IPOB decries UK’s silence over alleged cruelty against ‘Biafrans’
Justice Binta Nyako of the Federal High Court, Abuja, has fixed April 25 for ruling on bail application filed by the leader of Indigenous People of Biafra (IPOB), Nnamdi Kanu and three others.
The court also reserved April for varying on its earlier ruling on protection of witnesses in the matter through the use of screen. The judge had earlier maintained that the ruling on bail application would not stop trial, which has to go on simultaneously.
Meanwhile, the Indigenous Peoples of Biafra (IPOB) has accused the British government of bias over its failure to intervene in the killing of its members. The IPOB’s Media and Publicity Secretary, Emma Powerful, disclosed this in a statement.
According to him, Britain, which is noted for upholding human decency in the world, has remained silent over Federal Government’s inhuman treatment of the agitators. At the proceeding yesterday, Kanu’s counsel, Ifeanyi Ejiofor, informed the court of a pending application dated March 2 and filed the same day.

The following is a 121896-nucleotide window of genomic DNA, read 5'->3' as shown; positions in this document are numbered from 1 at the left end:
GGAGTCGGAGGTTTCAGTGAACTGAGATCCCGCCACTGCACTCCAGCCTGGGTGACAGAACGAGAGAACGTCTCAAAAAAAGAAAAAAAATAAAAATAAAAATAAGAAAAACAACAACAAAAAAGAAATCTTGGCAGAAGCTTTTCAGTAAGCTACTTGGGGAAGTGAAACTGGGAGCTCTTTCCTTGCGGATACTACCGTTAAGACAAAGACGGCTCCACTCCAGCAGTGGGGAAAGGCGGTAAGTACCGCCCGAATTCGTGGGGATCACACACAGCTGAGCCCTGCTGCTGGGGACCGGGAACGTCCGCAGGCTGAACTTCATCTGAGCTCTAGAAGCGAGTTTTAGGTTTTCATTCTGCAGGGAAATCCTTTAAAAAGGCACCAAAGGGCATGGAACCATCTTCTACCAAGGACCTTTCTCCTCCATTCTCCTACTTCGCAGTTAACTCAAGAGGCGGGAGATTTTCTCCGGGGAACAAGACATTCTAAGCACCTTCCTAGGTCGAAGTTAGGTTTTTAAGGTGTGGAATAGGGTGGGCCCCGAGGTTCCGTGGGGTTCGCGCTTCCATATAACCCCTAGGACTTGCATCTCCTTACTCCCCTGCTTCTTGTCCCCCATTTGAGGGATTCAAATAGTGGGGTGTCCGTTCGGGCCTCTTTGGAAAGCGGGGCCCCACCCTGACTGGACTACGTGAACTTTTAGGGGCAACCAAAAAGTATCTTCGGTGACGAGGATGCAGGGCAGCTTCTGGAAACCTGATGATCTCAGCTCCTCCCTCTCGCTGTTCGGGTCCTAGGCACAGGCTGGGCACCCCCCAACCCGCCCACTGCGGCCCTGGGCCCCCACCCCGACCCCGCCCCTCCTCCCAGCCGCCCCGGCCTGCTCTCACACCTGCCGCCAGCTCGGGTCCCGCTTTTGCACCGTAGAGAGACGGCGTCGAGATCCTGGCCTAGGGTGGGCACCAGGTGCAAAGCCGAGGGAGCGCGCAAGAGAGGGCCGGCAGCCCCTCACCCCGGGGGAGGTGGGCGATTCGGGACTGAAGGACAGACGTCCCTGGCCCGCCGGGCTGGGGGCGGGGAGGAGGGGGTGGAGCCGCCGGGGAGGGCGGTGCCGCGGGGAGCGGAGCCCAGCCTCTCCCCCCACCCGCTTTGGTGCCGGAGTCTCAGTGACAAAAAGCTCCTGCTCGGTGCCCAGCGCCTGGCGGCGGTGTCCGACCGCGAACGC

He also reminded the court that the defendant had been granted unconditional release by several courts, including the federal high court presided by Justice Ademola, but which the Federal Government failed to comply with.
He stated that in the course of detaining the defendant, he has suffered severe health issues. He asked the court to admit Kanu to bail in most liberal terms. Besides, both the second and third defendants asked the court to grant them bail, as the offences for which they were charged were bailable.
They argued that if beyond the charges levelled against them, which at the first instance was not even known to law, there was any other reason for which they are denied bail, such reason should be brought before the court.
Same position was adopted by the counsel to the fourth defendant, even as he urged the court to exercise its discretion and grant the defendant/applicant bail. But the prosecution counsel, S.M. Labaran, opposed the application, informing the court of a counter-affidavit filed against the defendants’ bail application.
He said the defendants should blame regular interruption of trial by the defendants for their continued detention. He asked the court therefore to refuse the application for bail.